The Immigration Act of 1990 can be viewed as a step away from isolationism towards a more open pre-1920s policy era. The driving force behind the act was to encourage skilled migration in order to sustain the diminishing skilled labor force in the U.S. The 1990 Act decreased barriers to entry and raised available visas by forty percent, increasing the overall number of immigration visas to around 700,000 during the policy’s first five years.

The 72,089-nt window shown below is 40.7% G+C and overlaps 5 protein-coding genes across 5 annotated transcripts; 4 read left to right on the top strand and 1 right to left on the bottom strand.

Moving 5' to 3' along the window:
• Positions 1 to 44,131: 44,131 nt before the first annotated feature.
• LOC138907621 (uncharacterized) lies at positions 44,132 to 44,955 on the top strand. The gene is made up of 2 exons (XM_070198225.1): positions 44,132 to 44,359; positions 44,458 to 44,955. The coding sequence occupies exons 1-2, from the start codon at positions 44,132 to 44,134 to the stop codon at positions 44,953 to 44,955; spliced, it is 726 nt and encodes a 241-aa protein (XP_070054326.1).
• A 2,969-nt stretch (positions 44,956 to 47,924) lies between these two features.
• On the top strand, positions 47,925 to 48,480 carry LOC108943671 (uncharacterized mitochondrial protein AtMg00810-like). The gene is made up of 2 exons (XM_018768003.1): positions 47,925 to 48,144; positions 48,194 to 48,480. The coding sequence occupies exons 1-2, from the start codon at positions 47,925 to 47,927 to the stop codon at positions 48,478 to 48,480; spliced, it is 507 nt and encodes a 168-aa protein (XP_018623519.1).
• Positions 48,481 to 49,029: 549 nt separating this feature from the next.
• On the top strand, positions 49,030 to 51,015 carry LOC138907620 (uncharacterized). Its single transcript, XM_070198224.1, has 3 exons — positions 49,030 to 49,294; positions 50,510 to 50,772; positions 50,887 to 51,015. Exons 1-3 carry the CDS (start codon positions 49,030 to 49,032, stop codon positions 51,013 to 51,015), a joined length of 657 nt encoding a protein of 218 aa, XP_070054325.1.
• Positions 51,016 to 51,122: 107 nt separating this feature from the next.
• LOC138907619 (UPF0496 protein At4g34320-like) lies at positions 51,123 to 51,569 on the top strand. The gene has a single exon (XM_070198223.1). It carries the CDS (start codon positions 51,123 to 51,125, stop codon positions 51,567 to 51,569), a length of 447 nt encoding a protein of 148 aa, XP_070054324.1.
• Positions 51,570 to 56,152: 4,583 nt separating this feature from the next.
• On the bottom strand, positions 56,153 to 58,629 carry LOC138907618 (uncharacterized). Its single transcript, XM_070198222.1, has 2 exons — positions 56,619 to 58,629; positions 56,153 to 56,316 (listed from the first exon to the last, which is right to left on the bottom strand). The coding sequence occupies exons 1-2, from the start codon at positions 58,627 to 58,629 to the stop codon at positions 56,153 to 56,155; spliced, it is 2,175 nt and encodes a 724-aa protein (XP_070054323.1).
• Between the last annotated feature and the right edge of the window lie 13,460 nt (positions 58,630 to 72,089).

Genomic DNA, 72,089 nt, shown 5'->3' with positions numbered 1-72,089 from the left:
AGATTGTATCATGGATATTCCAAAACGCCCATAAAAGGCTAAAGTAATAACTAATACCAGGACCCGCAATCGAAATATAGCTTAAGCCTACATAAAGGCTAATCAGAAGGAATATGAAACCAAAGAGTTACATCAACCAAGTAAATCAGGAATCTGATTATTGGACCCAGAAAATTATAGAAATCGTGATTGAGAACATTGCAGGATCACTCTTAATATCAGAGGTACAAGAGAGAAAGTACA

The 1990 Act succeeded in spurring a steady stream of skilled laborers into the U.S. and more than doubled employment-related immigration. For the first time, there was a formal distinction between skilled and unskilled workers, and workers were eligible for different visas depending upon qualifications. The largest of these new qualification-based visas was the H-1B visa for specialty occupations, capped at 65,000 visas per year and requiring a bachelor’s degree. In addition to the emphasis on skilled labor, the 1990 Act also raised the ceiling on family-based immigration. Through the Diversity Immigrant Visa Program, it allotted visas to low-admission states to encourage more diverse migration. Moreover, the 1990 Act notably removed the discriminatory clause present in the 1965 Act (see also: Immigration & Nationality Act, 1965), which employed “sexual deviation” as medical grounds to deny lesbians and gays entry to the U.S.